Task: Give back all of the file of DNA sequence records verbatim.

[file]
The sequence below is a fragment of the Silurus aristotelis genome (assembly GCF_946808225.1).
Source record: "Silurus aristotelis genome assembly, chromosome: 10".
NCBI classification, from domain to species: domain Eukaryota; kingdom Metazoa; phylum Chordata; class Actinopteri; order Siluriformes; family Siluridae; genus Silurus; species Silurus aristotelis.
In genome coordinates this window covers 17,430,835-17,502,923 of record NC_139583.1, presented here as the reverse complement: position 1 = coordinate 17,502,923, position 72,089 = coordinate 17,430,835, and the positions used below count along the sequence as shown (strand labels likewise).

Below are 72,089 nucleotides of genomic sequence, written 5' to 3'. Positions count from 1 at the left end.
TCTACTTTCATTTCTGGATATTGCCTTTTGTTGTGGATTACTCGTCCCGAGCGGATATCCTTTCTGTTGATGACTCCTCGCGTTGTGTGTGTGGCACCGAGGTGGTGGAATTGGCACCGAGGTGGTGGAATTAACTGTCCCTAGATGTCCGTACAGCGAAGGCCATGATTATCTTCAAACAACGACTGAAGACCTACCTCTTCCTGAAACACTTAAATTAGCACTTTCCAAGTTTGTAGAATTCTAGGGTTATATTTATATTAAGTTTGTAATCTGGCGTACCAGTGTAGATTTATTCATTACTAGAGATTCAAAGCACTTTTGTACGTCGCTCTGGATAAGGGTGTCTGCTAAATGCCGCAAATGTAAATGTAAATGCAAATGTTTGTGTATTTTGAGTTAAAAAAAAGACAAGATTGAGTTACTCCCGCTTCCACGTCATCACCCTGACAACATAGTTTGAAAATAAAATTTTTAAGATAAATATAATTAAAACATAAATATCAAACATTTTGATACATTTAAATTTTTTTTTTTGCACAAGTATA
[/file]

The sequence below is a fragment of the Silurus aristotelis genome (assembly GCF_946808225.1).
Source record: "Silurus aristotelis genome assembly, chromosome: 10".
NCBI classification, from domain to species: domain Eukaryota; kingdom Metazoa; phylum Chordata; class Actinopteri; order Siluriformes; family Siluridae; genus Silurus; species Silurus aristotelis.
In genome coordinates this window covers 17,430,835-17,502,923 of record NC_139583.1, presented here as the reverse complement: position 1 = coordinate 17,502,923, position 72,089 = coordinate 17,430,835, and the positions used below count along the sequence as shown (strand labels likewise).

Below are 72,089 nucleotides of genomic sequence, written 5' to 3'. Positions count from 1 at the left end.
TCTACTTTCATTTCTGGATATTGCCTTTTGTTGTGGATTACTCGTCCCGAGCGGATATCCTTTCTGTTGATGACTCCTCGCGTTGTGTGTGTGGCACCGAGGTGGTGGAATTGGCACCGAGGTGGTGGAATTAACTGTCCCTAGATGTCCGTACAGCGAAGGCCATGATTATCTTCAAACAACGACTGAAGACCTACCTCTTCCTGAAACACTTAAATTAGCACTTTCCAAGTTTGTAGAATTCTAGGGTTATATTTATATTAAGTTTGTAATCTGGCGTACCAGTGTAGATTTATTCATTACTAGAGATTCAAAGCACTTTTGTACGTCGCTCTGGATAAGGGTGTCTGCTAAATGCCGCAAATGTAAATGTAAATGCAAATGTTTGTGTATTTTGAGTTAAAAAAAAGACAAGATTGAGTTACTCCCGCTTCCACGTCATCACCCTGACAACATAGTTTGAAAATAAAATTTTTAAGATAAATATAATTAAAACATAAATATCAAACATTTTGATACATTTAAATTTTTTTTTTTGCACAAGTATA